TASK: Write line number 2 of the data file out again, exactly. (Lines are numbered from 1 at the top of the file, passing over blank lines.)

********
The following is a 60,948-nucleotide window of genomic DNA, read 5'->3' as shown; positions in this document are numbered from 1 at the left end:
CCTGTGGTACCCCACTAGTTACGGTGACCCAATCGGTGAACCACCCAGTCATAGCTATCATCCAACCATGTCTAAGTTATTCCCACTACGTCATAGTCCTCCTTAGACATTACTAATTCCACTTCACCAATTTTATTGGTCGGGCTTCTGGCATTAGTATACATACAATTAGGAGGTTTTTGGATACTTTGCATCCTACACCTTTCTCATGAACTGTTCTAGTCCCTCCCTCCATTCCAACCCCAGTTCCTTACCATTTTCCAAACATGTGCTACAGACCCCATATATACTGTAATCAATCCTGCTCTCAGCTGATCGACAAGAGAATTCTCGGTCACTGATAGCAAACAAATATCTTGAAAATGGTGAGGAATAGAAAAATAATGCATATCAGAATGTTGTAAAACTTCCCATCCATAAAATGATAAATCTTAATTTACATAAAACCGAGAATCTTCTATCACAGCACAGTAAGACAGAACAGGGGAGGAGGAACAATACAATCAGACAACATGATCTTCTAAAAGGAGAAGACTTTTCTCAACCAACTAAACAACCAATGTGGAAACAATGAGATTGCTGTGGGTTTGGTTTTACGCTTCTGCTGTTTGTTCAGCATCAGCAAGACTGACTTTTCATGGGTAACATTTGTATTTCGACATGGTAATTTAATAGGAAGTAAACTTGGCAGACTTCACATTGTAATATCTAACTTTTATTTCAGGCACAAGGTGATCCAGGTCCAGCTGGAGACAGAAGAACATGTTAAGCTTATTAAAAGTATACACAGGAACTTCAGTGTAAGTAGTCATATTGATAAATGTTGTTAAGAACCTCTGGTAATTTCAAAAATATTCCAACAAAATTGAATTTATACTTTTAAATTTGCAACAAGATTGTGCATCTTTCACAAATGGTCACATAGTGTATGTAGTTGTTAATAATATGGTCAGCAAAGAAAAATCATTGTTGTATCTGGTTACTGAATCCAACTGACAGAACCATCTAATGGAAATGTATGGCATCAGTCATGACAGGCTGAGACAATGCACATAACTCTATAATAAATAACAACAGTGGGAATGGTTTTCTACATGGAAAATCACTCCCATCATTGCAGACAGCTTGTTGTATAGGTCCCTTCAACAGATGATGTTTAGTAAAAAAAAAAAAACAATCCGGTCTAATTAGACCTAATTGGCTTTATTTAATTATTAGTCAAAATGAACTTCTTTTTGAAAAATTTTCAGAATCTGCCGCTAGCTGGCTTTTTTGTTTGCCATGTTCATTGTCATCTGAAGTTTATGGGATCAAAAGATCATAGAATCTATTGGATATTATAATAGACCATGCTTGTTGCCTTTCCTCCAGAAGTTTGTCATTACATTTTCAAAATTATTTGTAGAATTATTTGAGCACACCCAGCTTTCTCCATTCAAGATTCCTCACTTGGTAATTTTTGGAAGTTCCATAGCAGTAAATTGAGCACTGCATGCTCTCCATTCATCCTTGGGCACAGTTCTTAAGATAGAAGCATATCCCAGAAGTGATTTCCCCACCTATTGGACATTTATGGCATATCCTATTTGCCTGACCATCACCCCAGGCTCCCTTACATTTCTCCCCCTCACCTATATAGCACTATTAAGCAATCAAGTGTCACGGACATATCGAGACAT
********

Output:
CCTGTGGTACCCCACTAGTTACGGTGACCCAATCGGTGAACCACCCAGTCATAGCTATCATCCAACCATGTCTAAGTTATTCCCACTACGTCATAGTCCTCCTTAGACATTACTAATTCCACTTCACCAATTTTATTGGTCGGGCTTCTGGCATTAGTATACATACAATTAGGAGGTTTTTGGATACTTTGCATCCTACACCTTTCTCATGAACTGTTCTAGTCCCTCCCTCCATTCCAACCCCAGTTCCTTACCATTTTCCAAACATGTGCTACAGACCCCATATATACTGTAATCAATCCTGCTCTCAGCTGATCGACAAGAGAATTCTCGGTCACTGATAGCAAACAAATATCTTGAAAATGGTGAGGAATAGAAAAATAATGCATATCAGAATGTTGTAAAACTTCCCATCCATAAAATGATAAATCTTAATTTACATAAAACCGAGAATCTTCTATCACAGCACAGTAAGACAGAACAGGGGAGGAGGAACAATACAATCAGACAACATGATCTTCTAAAAGGAGAAGACTTTTCTCAACCAACTAAACAACCAATGTGGAAACAATGAGATTGCTGTGGGTTTGGTTTTACGCTTCTGCTGTTTGTTCAGCATCAGCAAGACTGACTTTTCATGGGTAACATTTGTATTTCGACATGGTAATTTAATAGGAAGTAAACTTGGCAGACTTCACATTGTAATATCTAACTTTTATTTCAGGCACAAGGTGATCCAGGTCCAGCTGGAGACAGAAGAACATGTTAAGCTTATTAAAAGTATACACAGGAACTTCAGTGTAAGTAGTCATATTGATAAATGTTGTTAAGAACCTCTGGTAATTTCAAAAATATTCCAACAAAATTGAATTTATACTTTTAAATTTGCAACAAGATTGTGCATCTTTCACAAATGGTCACATAGTGTATGTAGTTGTTAATAATATGGTCAGCAAAGAAAAATCATTGTTGTATCTGGTTACTGAATCCAACTGACAGAACCATCTAATGGAAATGTATGGCATCAGTCATGACAGGCTGAGACAATGCACATAACTCTATAATAAATAACAACAGTGGGAATGGTTTTCTACATGGAAAATCACTCCCATCATTGCAGACAGCTTGTTGTATAGGTCCCTTCAACAGATGATGTTTAGTAAAAAAAAAAAAACAATCCGGTCTAATTAGACCTAATTGGCTTTATTTAATTATTAGTCAAAATGAACTTCTTTTTGAAAAATTTTCAGAATCTGCCGCTAGCTGGCTTTTTTGTTTGCCATGTTCATTGTCATCTGAAGTTTATGGGATCAAAAGATCATAGAATCTATTGGATATTATAATAGACCATGCTTGTTGCCTTTCCTCCAGAAGTTTGTCATTACATTTTCAAAATTATTTGTAGAATTATTTGAGCACACCCAGCTTTCTCCATTCAAGATTCCTCACTTGGTAATTTTTGGAAGTTCCATAGCAGTAAATTGAGCACTGCATGCTCTCCATTCATCCTTGGGCACAGTTCTTAAGATAGAAGCATATCCCAGAAGTGATTTCCCCACCTATTGGACATTTATGGCATATCCTATTTGCCTGACCATCACCCCAGGCTCCCTTACATTTCTCCCCCTCACCTATATAGCACTATTAAGCAATCAAGTGTCACGGACATATCGAGACAT